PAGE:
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Romeo and Juliet (1968)

While the paring of Shakespeare and motion pictures is about as original as peanut butter and jam, Franco Zeffirelli's 1968 Romeo and Juliet broke a lot of new ground, less concerned with translating stage adaptations to a film set, and instead taking up the challenge of cinematic realism. Cast as Romeo was 17-year-old Leonard Whiting, while 15-year-old Olivia Hussey was given the role of Juliet. The casting broke with tradition, as the roles normally had been played by adults on the stage and screen and not genuine adolescents (the exception to this, of course, was in Shakespeare's day, when Juliet was played by a teenager — but that was always a teenage boy). The attractive leading duo, along with the location shooting in Italy, lavish costuming, and a brief bit of art-house nudity, made Romeo and Juliet an unqualified success in its day. Furthermore, for the sake of realism, the climactic duel between Tybalt (Michael York) and Mercutio (John McEnery), which forms the centerpiece of the play and film, is not done in a flamboyant, swashbuckling style, but instead is a great deal of loose fencing amidst a crowd of hooting young men, and Zeffirelli delicately transforms the scene over the course of several minutes from light banter to its inevitably disastrous results. More than 30 years later, the production still holds up, and it wouldn't be out of bounds to say that this one work formed the bridge between earlier Shakespearean films, such as Olivier's Richard III, to hyper-realistic fare like Kenneth Branagh's Henry V, along with his epic Hamlet. Good anamorphic transfer from a clean, colorful source-print (1.85:1), DD 2.0 (mono). Trailer, keep-case.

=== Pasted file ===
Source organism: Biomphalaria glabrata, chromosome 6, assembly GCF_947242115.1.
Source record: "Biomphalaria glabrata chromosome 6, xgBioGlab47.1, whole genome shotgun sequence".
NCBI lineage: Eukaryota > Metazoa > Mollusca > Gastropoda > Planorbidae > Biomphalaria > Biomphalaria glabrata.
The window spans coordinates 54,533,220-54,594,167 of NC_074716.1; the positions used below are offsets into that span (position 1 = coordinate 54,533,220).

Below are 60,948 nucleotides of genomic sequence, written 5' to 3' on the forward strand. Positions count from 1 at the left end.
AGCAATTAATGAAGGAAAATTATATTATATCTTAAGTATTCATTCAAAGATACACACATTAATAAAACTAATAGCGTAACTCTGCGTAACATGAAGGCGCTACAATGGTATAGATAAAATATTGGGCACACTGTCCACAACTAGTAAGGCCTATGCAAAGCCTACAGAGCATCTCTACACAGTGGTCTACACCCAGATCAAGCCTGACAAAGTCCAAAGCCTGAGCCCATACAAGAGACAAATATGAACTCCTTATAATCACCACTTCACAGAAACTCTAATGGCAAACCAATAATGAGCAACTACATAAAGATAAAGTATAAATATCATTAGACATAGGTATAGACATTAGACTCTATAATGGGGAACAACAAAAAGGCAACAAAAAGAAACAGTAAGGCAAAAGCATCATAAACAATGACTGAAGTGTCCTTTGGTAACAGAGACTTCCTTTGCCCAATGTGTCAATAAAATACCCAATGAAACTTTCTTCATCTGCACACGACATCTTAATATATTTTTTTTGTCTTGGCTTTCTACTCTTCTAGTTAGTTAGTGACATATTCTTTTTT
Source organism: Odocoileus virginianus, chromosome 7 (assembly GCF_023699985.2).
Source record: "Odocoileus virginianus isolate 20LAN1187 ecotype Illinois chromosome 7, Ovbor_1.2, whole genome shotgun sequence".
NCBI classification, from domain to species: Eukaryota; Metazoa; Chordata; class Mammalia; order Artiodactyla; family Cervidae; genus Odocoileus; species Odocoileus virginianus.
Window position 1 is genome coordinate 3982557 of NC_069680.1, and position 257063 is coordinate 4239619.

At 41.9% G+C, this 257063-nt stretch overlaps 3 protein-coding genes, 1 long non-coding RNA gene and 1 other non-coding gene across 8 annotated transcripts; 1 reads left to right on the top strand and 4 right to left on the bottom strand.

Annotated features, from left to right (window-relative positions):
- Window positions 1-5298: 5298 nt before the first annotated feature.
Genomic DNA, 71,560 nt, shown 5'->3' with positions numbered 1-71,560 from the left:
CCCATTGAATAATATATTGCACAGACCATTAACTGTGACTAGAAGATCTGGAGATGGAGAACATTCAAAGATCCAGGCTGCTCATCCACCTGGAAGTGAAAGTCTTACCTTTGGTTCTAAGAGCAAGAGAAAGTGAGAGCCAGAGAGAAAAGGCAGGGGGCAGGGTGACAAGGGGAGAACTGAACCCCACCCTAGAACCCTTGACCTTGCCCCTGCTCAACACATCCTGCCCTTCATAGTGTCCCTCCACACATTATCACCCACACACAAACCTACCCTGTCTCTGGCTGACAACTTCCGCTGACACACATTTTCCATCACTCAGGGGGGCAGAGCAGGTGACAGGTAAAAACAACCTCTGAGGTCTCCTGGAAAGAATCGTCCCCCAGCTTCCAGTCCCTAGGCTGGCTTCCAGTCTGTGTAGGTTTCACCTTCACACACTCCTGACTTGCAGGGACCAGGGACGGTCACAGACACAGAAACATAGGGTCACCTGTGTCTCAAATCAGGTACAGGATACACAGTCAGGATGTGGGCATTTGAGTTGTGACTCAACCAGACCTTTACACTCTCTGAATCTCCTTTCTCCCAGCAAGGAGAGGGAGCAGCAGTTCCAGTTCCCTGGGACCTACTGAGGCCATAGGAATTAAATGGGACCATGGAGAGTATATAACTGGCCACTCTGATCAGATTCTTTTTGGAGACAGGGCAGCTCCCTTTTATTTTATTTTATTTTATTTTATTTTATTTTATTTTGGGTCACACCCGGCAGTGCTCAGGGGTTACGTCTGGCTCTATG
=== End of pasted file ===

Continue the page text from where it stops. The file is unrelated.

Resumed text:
—JJB



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